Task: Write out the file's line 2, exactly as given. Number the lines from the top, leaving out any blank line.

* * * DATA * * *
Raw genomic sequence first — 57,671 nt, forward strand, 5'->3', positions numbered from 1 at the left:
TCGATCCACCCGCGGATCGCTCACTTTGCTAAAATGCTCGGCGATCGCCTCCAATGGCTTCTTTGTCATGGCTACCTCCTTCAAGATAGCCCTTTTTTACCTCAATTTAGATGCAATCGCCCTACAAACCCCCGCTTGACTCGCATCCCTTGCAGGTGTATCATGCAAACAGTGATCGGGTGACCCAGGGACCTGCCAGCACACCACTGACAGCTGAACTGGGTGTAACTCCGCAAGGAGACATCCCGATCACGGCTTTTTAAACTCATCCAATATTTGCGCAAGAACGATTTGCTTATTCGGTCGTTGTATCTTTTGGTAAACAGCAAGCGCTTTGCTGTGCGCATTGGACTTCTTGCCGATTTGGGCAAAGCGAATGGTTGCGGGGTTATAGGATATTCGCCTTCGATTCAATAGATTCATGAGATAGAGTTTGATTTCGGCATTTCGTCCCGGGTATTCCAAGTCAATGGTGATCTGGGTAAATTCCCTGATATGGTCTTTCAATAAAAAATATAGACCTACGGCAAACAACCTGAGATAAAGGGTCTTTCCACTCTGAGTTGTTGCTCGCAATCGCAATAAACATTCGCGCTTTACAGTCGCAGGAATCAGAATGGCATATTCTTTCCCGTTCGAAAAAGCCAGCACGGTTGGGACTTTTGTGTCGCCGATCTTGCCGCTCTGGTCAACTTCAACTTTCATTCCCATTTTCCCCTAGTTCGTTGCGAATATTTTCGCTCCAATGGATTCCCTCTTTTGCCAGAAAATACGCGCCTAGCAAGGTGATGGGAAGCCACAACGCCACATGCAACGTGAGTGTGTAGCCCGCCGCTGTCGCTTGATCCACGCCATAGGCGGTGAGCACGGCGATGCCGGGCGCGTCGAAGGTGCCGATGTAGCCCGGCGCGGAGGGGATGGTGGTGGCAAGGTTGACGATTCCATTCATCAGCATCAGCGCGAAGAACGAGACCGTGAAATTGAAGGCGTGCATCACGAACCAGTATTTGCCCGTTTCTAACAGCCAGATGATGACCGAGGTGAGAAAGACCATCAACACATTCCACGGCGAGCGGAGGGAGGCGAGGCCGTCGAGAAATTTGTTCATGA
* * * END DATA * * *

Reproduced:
TCGATCCACCCGCGGATCGCTCACTTTGCTAAAATGCTCGGCGATCGCCTCCAATGGCTTCTTTGTCATGGCTACCTCCTTCAAGATAGCCCTTTTTTACCTCAATTTAGATGCAATCGCCCTACAAACCCCCGCTTGACTCGCATCCCTTGCAGGTGTATCATGCAAACAGTGATCGGGTGACCCAGGGACCTGCCAGCACACCACTGACAGCTGAACTGGGTGTAACTCCGCAAGGAGACATCCCGATCACGGCTTTTTAAACTCATCCAATATTTGCGCAAGAACGATTTGCTTATTCGGTCGTTGTATCTTTTGGTAAACAGCAAGCGCTTTGCTGTGCGCATTGGACTTCTTGCCGATTTGGGCAAAGCGAATGGTTGCGGGGTTATAGGATATTCGCCTTCGATTCAATAGATTCATGAGATAGAGTTTGATTTCGGCATTTCGTCCCGGGTATTCCAAGTCAATGGTGATCTGGGTAAATTCCCTGATATGGTCTTTCAATAAAAAATATAGACCTACGGCAAACAACCTGAGATAAAGGGTCTTTCCACTCTGAGTTGTTGCTCGCAATCGCAATAAACATTCGCGCTTTACAGTCGCAGGAATCAGAATGGCATATTCTTTCCCGTTCGAAAAAGCCAGCACGGTTGGGACTTTTGTGTCGCCGATCTTGCCGCTCTGGTCAACTTCAACTTTCATTCCCATTTTCCCCTAGTTCGTTGCGAATATTTTCGCTCCAATGGATTCCCTCTTTTGCCAGAAAATACGCGCCTAGCAAGGTGATGGGAAGCCACAACGCCACATGCAACGTGAGTGTGTAGCCCGCCGCTGTCGCTTGATCCACGCCATAGGCGGTGAGCACGGCGATGCCGGGCGCGTCGAAGGTGCCGATGTAGCCCGGCGCGGAGGGGATGGTGGTGGCAAGGTTGACGATTCCATTCATCAGCATCAGCGCGAAGAACGAGACCGTGAAATTGAAGGCGTGCATCACGAACCAGTATTTGCCCGTTTCTAACAGCCAGATGATGACCGAGGTGAGAAAGACCATCAACACATTCCACGGCGAGCGGAGGGAGGCGAGGCCGTCGAGAAATTTGTTCATGA